Sheriff Comes Out In Strong Opposition To Marijuana Legalization
October 15, 2018
Livingston County Sheriff Mike Murphy is voicing strong opposition to Proposal 1, a ballot measure that would legalize marijuana for people age 21 and older.
Proposal 1 was put forward by the Coalition to Regulate Marijuana Like Alcohol. If approved, it would legalize the personal possession and use of marijuana by persons 21 and older. It would also create a state-regulated system of licensed marijuana businesses that will cultivate, process, test, and sell marijuana and marijuana-infused products while also enacting an excise tax on marijuana at the retail level, in addition to the standard state sales tax. Cities and counties could prohibit or restrict pot shops.
Backers say it proposes a sensible alternative to Michigan’s failed policy of marijuana prohibition and cite economic gain, a culture that has already legalized marijuana but also that it’s a safer substitute for painkillers amid the deadly opioid epidemic. Opponents argue marijuana is much more potent today and cite the potential impact on the developing teenage brain, along with other concerns that it would lead to a more "stoned" workforce, car crashes and crimes. Other arguments being made are that adults, with or without serious health problems, can already easily obtain pot under the state's lax medical marijuana law.
If the proposal passes, Murphy maintains it will be a disaster. He says it’s a totally different drug today when considering the potency and high THC content – and that’s not including edibles being marketed to youth. He notes the proposal would allow someone to possess up to ten ounces, calling it, “ridiculous that an individual needs half a pound of dope.” Murphy tells WHMI that many are of the mindset that it’s just marijuana and not a huge deal but Murphy says this is not your mom and dad’s marijuana and there is now concrete data that shows the impact in states that have legalized it for recreational purposes. He says those in 35-65 age range don’t view it as that big of a deal, as many people will remember, “sitting around smoking a joint in high school, laughing, eating a bag of Doritos and life was good.” Murphy says tests from states that have legalized marijuana show IQ levels go down because it affects the normal growth process in kids. He referred to other statistics demonstrating the drain on social service programs in other states, as well as high numbers of babies being born with THC in their system. Murphy said there are also actual overdose cases and deaths attributed to marijuana – although those are more linked to edibles because of the high THC level. Murphy noted that Oregon saw a 2000% increase in hospital visits linked to marijuana poisoning.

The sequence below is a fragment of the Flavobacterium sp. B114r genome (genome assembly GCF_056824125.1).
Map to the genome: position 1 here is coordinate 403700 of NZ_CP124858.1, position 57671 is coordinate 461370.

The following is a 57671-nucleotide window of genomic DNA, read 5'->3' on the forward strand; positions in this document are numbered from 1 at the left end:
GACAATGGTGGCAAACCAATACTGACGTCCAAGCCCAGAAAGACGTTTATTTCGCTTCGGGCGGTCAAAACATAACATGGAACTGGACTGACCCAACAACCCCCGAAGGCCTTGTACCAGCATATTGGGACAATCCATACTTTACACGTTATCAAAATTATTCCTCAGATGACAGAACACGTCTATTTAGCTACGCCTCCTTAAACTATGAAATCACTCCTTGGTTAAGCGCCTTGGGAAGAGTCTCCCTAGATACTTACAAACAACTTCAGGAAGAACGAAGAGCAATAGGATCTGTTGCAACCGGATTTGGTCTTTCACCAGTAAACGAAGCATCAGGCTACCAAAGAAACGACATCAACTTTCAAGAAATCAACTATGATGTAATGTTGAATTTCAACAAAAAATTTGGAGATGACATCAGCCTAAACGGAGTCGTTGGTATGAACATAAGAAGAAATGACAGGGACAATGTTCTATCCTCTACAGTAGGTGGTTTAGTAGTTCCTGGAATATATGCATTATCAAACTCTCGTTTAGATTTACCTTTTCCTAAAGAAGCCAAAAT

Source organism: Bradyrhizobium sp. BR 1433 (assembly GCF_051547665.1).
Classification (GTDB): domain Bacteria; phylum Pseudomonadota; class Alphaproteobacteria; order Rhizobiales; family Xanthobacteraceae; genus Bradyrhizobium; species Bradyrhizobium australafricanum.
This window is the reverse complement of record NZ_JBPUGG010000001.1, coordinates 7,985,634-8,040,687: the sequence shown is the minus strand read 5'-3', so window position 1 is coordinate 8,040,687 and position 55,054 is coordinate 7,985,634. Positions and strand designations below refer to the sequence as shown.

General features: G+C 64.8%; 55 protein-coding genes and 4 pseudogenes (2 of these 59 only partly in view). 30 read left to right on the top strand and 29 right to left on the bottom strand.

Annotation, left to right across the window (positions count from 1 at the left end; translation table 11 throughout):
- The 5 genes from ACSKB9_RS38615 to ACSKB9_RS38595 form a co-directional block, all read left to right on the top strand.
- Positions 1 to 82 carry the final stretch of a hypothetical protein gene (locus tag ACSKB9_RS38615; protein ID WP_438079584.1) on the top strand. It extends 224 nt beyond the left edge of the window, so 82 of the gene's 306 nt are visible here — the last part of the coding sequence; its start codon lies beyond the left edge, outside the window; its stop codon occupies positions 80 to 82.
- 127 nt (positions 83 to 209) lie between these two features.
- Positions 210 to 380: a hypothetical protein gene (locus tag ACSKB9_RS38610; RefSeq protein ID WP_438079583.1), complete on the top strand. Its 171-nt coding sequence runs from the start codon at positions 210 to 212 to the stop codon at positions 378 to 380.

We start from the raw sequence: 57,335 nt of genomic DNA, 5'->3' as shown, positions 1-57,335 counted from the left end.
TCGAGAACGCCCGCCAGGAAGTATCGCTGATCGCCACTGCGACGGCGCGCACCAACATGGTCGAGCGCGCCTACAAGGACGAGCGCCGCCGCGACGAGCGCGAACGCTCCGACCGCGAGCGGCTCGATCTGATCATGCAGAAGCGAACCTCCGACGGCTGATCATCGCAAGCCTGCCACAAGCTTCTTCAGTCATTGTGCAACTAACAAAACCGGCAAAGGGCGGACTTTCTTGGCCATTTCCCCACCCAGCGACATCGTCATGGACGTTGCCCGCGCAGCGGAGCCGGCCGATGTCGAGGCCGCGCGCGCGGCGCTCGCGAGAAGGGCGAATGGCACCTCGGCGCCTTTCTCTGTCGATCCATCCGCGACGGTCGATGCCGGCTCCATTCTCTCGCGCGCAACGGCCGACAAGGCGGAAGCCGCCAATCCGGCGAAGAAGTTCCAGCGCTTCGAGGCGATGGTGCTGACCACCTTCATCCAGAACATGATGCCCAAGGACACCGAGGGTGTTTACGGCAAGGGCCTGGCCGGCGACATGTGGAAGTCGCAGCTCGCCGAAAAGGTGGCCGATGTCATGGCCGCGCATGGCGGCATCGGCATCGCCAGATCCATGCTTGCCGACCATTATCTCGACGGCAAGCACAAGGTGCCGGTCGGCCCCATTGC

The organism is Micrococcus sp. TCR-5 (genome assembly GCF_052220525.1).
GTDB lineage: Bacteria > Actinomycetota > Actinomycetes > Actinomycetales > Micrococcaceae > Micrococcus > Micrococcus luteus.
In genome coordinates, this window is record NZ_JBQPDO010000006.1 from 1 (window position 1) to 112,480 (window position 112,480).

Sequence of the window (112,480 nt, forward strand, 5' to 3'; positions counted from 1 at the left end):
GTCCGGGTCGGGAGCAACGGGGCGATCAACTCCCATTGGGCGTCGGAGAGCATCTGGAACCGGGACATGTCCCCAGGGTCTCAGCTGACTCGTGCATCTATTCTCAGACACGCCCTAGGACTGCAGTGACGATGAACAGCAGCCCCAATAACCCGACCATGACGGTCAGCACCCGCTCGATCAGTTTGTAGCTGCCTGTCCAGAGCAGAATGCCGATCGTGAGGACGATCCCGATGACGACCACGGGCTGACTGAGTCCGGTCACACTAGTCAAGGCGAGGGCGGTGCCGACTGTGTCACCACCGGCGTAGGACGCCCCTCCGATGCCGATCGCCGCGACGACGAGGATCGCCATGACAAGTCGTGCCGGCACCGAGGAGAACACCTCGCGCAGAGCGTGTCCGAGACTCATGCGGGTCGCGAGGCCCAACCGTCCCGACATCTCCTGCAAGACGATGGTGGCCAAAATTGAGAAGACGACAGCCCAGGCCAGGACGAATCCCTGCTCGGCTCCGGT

As for arguments about the economic benefits of legalizing recreational marijuana and doing so will result in a big influx of new cash for governments while taking the black market out the picture - Murphy says it’s a “bunch of crap” and the reality is the exact opposite because the black market is actually driving the bus. When it comes to enforcement for medical marijuana, Murphy says it’s difficult. He feels the law was written intentionally vague and says it has taken years and many court battles to have some sort of consistency. He noted there are over 4,200 cardholders in Livingston County and almost 700 registered caregivers. Murphy says that would mean there are over 4,200 really, really sick people in a population of 200,000 – calling that a “bunch of crap too.” The majority claim they have severe chronic pain, which is hard to prove or disprove. Murphy says he has no problem with marijuana for being used by those that truly have severe chronic pain or are terminal or a cancer patient because that’s how the medical marijuana bill was portrayed and passed by voters. However, he says there is no way there are actually 4,200 in Livingston County who suffer from severe chronic pain.
Murphy is encouraging voters to take a look at the full scope of the proposal in a Facebook video. The link is provided. He also provided facts from states that have enacted similar legislation and other arguments via http://healthyandproductivemi.org. Details on the ballot proposal can be found online at www.regulatemi.org. (JM/JK)